Russian President, Dmitry Medvedev, and Prime Minister, Vladimir Putin, received the Afghan President, Hamid Karzai, on January 21-23 for an official visit. It was the first Russian-Afghan presidential-level meeting since a freshly installed Karzai had met the then President Putin in 2002. Russia is now preparing to re-enter Afghanistan, on such terrain as has been cleared and stabilized by US and NATO efforts. Moscow skillfully uses mainly soft-power instruments, with a careful dosage of hard-power tools in the mix.
Karzai, for his part, is looking towards the US-led coalition’s putative “drawdown” and withdrawal timelines. With deficient confidence between Washington and the Kabul presidential palace, and his domestic political base further shrinking after the recent parliamentary elections, Karzai is clearly seeking to diversify his external options.
The visit propagated a strikingly positive image of the Soviet Union’s role in Afghanistan. Hardly a mention of the Soviet invasion and brutalization of Afghanistan’s population could be found in the three leaders’ statements. Instead, they praised Soviet construction projects and portrayed them as a starting point for Russia’s planned re-entry into Afghanistan.
Thus, Medvedev drew a straight line of continuity from the Soviet period: “We want Russia to develop a multifaceted presence in Afghanistan, considering the historical ties between Russia, as the Soviet Union at that time, and Afghanistan, which were particularly strong in the economic sphere then” (Interfax, January 21).
One living link to that period, Yevgeny Primakov, currently President of Russia’s Chamber of Commerce, hosted Karzai for a meeting on private-sector relations. Primakov announced the creation of a business center in Moscow for Afghan businessmen residing in Russia (RIA Novosti, January 21).
Medvedev referred to “Afghanistan our close neighbor,” which only makes sense if all of Central Asia is regarded in neo-Soviet fashion as Russia’s “near abroad.” Karzai concurred: “We are practically neighbors with Russia” (RIA Novosti, National Afghanistan Television, January 21). Describing a great power and a small failing one as “neighbors,” despite their geographical distance, implies a title to exercise influence by the former and acceptance of such influence by the latter.
Karzai hinted at the multipolarity in his foreign policy. The US, NATO and Russia “each has its own importance to Afghanistan,” Karzai stated in his address at the Russian Diplomatic Academy (ITAR-TASS, National Afghanistan Television, January 21).
Russia’s leaders and Karzai praised the Salang Pass Highway as epitomizing Moscow’s contribution to Afghan civilian development, although this was the main Soviet military route into Afghanistan during that decade-old war. The Salang highway will retain its dual-purpose character for Russia under any circumstances in the future. Medvedev promised Russian assistance to upgrading the Salang highway (ITAR-TASS, Hewad [Kabul], January 22).
Medvedev and Putin also listed a hydropower plant in Naghlo, a thermal power plant in Mazar-i-Sharif, and a nitrate fertilizer plant, on a short list of Russian projects for Afghanistan. All are located in the northern areas of the country. Furthermore, Putin outlined a project for electricity transmission lines to connect northern Afghanistan with Tajikistan, Kyrgyzstan, and Turkmenistan. The Russian electricity transmission monopoly Inter-RAO would build and operate the resulting integrated system (Interfax, January 21).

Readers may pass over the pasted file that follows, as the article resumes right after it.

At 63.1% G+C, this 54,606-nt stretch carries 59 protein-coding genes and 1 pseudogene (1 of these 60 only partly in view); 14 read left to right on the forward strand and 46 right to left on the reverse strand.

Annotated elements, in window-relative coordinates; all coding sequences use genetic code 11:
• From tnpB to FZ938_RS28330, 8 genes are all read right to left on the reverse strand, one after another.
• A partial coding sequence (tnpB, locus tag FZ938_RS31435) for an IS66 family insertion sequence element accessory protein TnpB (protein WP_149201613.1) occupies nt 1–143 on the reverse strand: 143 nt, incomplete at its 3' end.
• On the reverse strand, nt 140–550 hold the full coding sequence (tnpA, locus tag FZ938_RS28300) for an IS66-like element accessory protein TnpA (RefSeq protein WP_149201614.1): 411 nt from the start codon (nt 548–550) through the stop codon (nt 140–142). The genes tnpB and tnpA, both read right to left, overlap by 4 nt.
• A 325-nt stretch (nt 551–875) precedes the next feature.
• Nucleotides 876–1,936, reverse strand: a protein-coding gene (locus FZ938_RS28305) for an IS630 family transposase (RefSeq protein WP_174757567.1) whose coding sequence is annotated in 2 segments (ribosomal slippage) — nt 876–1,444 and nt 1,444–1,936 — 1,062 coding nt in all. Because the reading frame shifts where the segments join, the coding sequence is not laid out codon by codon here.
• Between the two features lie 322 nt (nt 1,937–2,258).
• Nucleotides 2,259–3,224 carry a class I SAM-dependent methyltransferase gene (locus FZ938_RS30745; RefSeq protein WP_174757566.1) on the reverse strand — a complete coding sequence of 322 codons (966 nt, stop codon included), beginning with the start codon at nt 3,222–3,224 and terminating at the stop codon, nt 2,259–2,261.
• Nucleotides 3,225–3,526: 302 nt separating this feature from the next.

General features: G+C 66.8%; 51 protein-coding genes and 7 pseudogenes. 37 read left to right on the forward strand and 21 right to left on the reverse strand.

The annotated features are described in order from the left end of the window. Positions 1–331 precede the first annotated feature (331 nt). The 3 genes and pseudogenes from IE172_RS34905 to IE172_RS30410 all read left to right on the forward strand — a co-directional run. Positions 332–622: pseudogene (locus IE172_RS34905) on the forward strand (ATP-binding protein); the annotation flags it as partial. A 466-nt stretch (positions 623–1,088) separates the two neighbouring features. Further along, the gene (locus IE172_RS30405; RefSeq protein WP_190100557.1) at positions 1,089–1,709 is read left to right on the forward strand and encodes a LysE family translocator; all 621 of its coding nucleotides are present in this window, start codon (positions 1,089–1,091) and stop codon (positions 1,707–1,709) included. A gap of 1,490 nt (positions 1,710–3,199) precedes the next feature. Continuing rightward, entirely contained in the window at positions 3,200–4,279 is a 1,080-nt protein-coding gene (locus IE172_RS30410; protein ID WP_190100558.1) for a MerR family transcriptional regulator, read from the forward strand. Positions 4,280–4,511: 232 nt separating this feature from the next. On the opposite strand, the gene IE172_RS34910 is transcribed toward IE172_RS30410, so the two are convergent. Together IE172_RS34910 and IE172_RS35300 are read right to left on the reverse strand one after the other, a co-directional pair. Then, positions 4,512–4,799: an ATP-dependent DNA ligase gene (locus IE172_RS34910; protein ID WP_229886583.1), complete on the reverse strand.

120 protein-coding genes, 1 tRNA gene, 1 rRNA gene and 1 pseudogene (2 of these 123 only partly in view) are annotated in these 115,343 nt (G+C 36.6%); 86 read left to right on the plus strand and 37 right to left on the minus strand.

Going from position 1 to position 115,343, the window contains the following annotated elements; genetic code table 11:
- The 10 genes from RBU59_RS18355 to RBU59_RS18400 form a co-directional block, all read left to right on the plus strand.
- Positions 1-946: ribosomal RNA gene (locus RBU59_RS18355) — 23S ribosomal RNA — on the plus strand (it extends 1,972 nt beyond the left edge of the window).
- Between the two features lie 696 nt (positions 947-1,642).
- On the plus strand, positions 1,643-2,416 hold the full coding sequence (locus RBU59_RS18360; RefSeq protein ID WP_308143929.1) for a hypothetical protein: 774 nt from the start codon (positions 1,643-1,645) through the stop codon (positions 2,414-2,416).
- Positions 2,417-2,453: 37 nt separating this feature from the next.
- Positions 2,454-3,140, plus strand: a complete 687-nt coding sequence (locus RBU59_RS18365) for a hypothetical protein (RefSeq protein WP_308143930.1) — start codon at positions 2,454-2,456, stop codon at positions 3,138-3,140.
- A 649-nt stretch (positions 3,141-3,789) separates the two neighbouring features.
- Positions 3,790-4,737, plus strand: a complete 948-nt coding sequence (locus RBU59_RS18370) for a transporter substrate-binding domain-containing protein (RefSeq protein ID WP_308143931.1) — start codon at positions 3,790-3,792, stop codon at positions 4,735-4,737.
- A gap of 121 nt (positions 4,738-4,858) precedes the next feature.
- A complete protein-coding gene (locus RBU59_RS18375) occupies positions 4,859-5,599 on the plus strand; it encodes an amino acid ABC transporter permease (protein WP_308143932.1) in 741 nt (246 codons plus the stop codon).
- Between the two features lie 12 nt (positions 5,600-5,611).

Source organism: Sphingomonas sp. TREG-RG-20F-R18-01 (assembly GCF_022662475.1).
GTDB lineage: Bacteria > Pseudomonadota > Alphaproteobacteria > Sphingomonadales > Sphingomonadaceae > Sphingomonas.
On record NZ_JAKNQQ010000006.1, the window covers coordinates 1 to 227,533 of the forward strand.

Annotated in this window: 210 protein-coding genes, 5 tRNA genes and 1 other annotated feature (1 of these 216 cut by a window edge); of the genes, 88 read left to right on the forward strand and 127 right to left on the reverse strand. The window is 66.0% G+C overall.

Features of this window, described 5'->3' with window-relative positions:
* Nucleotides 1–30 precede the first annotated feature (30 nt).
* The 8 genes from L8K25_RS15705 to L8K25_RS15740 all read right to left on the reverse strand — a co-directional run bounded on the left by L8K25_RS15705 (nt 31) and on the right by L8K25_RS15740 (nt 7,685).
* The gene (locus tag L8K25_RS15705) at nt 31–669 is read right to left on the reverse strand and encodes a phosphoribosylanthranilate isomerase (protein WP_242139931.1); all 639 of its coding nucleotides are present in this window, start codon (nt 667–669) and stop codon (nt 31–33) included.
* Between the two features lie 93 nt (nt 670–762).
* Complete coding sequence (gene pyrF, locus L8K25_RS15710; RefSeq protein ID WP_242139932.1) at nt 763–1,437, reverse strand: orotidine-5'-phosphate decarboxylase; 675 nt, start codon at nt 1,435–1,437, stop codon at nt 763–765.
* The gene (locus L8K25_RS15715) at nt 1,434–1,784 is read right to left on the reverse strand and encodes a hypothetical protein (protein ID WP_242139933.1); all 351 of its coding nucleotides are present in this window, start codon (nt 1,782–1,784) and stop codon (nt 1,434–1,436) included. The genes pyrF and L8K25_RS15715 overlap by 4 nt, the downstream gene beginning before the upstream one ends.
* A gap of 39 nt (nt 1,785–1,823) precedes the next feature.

Karzai cited the recent US reports about vast deposits of rare metals and other mineral resources in Afghanistan, hypothetically valued at trillions of dollars. The Afghan president called on Russian companies to invest in developing these resources in Afghanistan (Hewad [Kabul], January 22).
The Russian government proposes to add slots for Afghan students and cadets on scholarships in Russian civilian and military schools, and rebuild the Kabul Polytechnic. Most of the Russian-suggested projects have political visibility and political ramifications, unlike the village-level development projects funded by Western donors in Afghanistan.
Russia is also making a cautious entry as a security provider in Afghanistan. According to the Afghan Internal Affairs Ministry, the Russian counterpart institution expressed its readiness to train and equip the Afghan police. Moscow has already supplied 20,000 Kalashnikov rifles for police units in Afghanistan (Tolo TV [Kabul], January 23). Moscow is currently negotiating to deliver Russian-made helicopters for the nascent Afghan army, with NATO paying Russian factories to produce these helicopters (Interfax, January 22). Along with the arms and equipment, Russian military specialists and trainers will also be sent to Afghanistan. Moscow will proceed cautiously and incrementally, avoiding casualties, and ruling out any deployment of troops. According to Medvedev, “Russia is prepared to provide fully-fledged assistance for Afghanistan to provide for its security and ensure its independence after 2014” (Interfax, January 22).
Medvedev graciously demurred from criticizing the US and NATO performance in Afghanistan. “The time for assessing any strategic mistakes has not yet come,” he constructively stated.
Russia does not seek to replace Western forces in Afghanistan, certainly not before their hypothetical withdrawal by 2014. On the contrary, Moscow would prefer these forces to stay in Afghanistan, neither losing nor winning, tying Western resources there while untying Russia’s hands elsewhere.
Any Russian economic or security-providing role would almost certainly be confined to Afghanistan’s northern areas, and use manipulative tribal politics there. Inevitably, Russia’s re-entry into Afghanistan would strengthen the potential for an informal partition of the country along north-south lines.